Native American speaker comes to Northwestern-Woodward Nov. 9

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Native American speaker comes to Northwestern-Woodward Nov. 9

November 3, 2011

As part of Native American Month, Mimona Littlehawk-Sills will talk about honoring her ancestors during a program at Northwestern Oklahoma State University-Woodward on Wednesday, Nov. 9, at 7 p.m. This free event will be broadcast via ITV to Northwestern-Alva, Education Center, room 108; Northwestern-Enid, room 210; and Ponca City, room 127.

Littlehawk-Sills was born in Perryton, Texas, and raised in Oklahoma. She is a member of the Cheyenne and Arapaho tribes and was raised by her Cheyenne grandparents, the late Daniel Warren Big Foot Littlehawk and the late Leah Bear Head.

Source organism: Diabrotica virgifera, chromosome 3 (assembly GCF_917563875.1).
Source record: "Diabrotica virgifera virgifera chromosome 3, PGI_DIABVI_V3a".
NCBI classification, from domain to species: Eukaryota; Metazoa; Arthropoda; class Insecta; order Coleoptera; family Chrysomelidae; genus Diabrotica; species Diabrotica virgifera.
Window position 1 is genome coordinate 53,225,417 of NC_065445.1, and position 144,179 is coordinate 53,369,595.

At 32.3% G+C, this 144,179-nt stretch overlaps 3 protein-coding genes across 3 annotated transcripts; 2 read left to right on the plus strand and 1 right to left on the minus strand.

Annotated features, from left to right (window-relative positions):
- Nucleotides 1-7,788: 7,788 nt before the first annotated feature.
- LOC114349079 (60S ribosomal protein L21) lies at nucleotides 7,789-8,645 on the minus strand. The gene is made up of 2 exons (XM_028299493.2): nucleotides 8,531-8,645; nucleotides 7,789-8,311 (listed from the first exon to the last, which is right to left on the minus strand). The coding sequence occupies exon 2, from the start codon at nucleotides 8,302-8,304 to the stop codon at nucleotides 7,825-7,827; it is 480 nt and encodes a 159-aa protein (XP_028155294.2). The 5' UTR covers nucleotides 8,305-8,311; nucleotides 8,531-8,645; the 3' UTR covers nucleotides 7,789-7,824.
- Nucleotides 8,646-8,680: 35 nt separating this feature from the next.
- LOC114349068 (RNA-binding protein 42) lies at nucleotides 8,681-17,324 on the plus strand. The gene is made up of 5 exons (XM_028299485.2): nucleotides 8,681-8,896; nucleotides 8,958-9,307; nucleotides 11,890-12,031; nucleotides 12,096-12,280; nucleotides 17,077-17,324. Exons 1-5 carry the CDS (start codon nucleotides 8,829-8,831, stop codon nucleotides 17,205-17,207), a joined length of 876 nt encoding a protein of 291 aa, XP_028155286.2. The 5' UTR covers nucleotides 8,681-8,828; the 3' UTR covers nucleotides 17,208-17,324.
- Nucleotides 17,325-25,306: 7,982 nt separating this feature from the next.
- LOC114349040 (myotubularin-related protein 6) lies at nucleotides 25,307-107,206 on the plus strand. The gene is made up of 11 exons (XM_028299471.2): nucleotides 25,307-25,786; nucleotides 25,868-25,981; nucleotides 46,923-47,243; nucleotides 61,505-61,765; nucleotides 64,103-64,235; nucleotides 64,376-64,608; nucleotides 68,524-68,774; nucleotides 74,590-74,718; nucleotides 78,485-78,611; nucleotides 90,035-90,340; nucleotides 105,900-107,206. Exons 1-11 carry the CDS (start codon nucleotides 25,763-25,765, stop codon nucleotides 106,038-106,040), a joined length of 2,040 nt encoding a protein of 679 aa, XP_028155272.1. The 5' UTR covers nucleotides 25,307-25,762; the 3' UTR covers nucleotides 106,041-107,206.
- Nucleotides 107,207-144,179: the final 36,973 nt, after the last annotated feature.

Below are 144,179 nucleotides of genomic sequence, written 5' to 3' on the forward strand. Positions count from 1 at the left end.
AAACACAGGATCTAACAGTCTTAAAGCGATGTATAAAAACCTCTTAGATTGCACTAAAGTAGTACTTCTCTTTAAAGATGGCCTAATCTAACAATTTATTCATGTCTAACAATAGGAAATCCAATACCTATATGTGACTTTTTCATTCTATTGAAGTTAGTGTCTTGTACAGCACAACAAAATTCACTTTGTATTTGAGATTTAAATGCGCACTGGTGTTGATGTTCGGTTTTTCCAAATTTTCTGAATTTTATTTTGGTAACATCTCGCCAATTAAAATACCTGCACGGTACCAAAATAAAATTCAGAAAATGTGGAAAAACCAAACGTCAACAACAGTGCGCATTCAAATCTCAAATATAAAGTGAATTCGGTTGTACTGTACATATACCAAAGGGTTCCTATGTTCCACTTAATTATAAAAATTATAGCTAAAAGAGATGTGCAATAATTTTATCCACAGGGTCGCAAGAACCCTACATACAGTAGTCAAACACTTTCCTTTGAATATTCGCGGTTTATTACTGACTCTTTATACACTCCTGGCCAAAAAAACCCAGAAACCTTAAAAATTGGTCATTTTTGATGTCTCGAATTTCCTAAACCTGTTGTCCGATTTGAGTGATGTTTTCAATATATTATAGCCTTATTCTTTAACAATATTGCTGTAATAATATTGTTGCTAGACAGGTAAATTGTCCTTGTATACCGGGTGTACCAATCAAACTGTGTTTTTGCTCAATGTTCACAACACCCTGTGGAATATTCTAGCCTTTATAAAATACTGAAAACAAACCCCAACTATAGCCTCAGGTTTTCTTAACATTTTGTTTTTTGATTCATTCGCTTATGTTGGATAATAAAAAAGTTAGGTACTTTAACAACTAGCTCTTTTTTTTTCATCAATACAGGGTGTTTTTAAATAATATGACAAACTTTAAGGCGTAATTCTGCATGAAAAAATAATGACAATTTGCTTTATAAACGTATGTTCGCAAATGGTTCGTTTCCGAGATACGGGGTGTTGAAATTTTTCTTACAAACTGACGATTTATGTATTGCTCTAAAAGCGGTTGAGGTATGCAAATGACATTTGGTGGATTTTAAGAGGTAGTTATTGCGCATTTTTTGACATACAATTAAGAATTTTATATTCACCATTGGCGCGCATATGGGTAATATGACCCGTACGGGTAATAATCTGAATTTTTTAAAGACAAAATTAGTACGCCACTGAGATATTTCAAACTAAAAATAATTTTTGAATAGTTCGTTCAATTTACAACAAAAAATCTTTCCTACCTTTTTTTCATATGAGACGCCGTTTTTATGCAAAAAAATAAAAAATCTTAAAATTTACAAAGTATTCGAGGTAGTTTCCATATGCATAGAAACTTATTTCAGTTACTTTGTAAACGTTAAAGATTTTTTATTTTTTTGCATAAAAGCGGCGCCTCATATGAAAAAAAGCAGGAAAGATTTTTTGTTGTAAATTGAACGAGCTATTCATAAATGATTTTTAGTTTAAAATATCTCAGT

“Sharing what it is like to be a descendent of Sandcreek, Washita, the Little Bighorn and other fights for survival, is an honor and blessing,” Littlehawk-Sills said.

“I honor my ancestors by keeping them alive as I speak their names.”

After becoming an empty nester in 2004, she pursued an education and career. She is a student at Southwestern Oklahoma State University, and she will receive her interdisciplinary degree this fall.

She is a former employee of the Washita Battlefield National Historic Site, and she has worked for the Little Bighorn National Monument. Littlehawk-Sills has been a featured speaker on Cheyenne life for Northwestern’s Oklahoma Northwest class taught by Dr. Deena Fisher, Northwestern-Woodward dean.

She is a mother of two and a grandmother of two. She currently resides in Seiling with her husband Irvin.